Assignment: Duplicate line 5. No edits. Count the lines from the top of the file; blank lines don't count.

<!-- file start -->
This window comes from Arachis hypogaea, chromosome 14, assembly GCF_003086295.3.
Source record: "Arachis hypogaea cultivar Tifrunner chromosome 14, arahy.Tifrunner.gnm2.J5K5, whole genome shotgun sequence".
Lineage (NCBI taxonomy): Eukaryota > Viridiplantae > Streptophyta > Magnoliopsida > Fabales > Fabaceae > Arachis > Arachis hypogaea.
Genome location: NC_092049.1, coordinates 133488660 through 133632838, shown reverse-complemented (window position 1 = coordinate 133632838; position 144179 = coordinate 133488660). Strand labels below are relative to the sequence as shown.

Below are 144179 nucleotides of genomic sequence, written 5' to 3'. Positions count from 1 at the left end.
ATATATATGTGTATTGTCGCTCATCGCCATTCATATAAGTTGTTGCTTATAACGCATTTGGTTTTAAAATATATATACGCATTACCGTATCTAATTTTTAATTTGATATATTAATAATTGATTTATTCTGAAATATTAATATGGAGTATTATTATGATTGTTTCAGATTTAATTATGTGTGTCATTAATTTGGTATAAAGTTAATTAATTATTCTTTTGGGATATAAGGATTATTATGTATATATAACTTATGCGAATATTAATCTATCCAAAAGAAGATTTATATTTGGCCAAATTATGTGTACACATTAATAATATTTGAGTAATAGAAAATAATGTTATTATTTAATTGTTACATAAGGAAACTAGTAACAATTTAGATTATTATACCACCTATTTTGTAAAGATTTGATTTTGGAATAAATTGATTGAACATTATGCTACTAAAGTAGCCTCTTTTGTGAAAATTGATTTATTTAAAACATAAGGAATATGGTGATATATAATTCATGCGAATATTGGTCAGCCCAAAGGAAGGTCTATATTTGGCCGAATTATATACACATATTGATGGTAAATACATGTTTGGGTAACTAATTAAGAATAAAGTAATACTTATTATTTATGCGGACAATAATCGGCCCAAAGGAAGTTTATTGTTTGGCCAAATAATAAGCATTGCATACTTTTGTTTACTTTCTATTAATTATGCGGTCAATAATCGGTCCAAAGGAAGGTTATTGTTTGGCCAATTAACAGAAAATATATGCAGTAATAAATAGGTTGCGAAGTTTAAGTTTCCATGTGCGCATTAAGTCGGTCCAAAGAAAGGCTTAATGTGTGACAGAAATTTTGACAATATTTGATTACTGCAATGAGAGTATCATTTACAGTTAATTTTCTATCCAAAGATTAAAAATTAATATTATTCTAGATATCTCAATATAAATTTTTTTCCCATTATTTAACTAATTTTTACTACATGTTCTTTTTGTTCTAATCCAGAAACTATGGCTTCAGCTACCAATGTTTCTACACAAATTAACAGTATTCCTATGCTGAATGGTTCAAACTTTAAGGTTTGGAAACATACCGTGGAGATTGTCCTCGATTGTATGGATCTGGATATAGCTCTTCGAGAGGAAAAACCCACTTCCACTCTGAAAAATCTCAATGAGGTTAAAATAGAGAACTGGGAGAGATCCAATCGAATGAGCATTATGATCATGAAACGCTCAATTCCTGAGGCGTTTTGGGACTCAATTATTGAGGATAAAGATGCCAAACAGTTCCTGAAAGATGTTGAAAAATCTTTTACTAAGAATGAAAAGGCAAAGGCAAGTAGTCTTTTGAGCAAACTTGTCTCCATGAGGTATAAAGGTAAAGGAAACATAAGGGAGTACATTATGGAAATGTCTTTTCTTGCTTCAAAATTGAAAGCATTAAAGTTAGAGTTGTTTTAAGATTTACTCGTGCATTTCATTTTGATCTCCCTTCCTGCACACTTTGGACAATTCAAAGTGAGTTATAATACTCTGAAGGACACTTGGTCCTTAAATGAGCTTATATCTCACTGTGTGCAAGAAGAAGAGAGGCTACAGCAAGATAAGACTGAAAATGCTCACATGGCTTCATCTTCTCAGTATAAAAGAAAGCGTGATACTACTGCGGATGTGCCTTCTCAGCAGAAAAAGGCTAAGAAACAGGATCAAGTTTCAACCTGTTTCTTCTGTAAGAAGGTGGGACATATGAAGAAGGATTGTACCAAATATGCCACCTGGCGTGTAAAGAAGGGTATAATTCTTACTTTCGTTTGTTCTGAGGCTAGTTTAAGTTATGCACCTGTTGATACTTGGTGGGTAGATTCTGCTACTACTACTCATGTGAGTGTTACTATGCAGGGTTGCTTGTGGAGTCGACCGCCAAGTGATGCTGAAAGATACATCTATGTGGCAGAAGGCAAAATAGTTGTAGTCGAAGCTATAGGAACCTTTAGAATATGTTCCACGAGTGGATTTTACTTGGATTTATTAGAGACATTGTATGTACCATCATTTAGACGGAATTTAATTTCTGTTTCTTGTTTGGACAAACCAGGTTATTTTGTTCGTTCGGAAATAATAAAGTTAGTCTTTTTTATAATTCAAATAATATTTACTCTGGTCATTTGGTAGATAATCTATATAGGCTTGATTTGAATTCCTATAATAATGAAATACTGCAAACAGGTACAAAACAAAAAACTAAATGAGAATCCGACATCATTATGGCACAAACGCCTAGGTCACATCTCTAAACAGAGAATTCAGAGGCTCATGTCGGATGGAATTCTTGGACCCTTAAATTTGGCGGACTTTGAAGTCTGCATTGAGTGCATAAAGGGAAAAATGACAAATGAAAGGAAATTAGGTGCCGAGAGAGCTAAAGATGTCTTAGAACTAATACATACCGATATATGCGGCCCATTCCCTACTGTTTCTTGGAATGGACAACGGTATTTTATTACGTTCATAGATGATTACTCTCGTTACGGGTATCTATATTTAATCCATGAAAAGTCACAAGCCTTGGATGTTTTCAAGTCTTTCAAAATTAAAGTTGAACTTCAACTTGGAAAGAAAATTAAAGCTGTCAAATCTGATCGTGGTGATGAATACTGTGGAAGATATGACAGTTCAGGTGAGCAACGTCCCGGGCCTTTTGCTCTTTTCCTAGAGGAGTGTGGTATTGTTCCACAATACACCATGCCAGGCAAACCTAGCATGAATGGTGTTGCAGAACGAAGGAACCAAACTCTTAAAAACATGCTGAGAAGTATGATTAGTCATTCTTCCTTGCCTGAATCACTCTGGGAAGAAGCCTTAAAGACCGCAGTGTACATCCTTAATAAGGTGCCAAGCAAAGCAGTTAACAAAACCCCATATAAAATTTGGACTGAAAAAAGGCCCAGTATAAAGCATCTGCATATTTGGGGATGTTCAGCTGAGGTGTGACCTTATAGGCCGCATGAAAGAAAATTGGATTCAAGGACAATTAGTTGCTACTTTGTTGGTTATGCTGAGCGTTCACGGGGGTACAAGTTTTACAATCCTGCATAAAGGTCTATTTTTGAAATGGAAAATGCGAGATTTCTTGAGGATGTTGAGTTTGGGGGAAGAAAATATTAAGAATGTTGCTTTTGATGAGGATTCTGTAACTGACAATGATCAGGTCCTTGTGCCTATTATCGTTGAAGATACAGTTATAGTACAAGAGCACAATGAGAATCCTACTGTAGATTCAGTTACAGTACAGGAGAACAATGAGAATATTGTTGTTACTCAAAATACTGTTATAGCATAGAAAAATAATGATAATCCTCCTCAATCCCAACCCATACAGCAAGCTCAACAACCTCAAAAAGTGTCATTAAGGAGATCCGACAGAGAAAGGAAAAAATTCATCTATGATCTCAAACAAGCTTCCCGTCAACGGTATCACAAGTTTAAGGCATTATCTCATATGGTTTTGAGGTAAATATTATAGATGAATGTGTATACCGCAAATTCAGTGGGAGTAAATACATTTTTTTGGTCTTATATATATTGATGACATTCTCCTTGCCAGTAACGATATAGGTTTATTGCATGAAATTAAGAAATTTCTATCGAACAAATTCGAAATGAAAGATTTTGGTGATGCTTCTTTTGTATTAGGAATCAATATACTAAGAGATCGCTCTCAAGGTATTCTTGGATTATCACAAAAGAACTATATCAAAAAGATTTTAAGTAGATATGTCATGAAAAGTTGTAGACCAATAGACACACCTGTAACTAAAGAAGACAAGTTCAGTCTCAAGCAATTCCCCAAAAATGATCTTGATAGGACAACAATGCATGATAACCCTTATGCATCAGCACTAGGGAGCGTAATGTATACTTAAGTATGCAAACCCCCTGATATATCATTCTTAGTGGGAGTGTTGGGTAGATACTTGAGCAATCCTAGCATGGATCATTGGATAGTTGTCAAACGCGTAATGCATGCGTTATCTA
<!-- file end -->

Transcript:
Below are 144179 nucleotides of genomic sequence, written 5' to 3'. Positions count from 1 at the left end.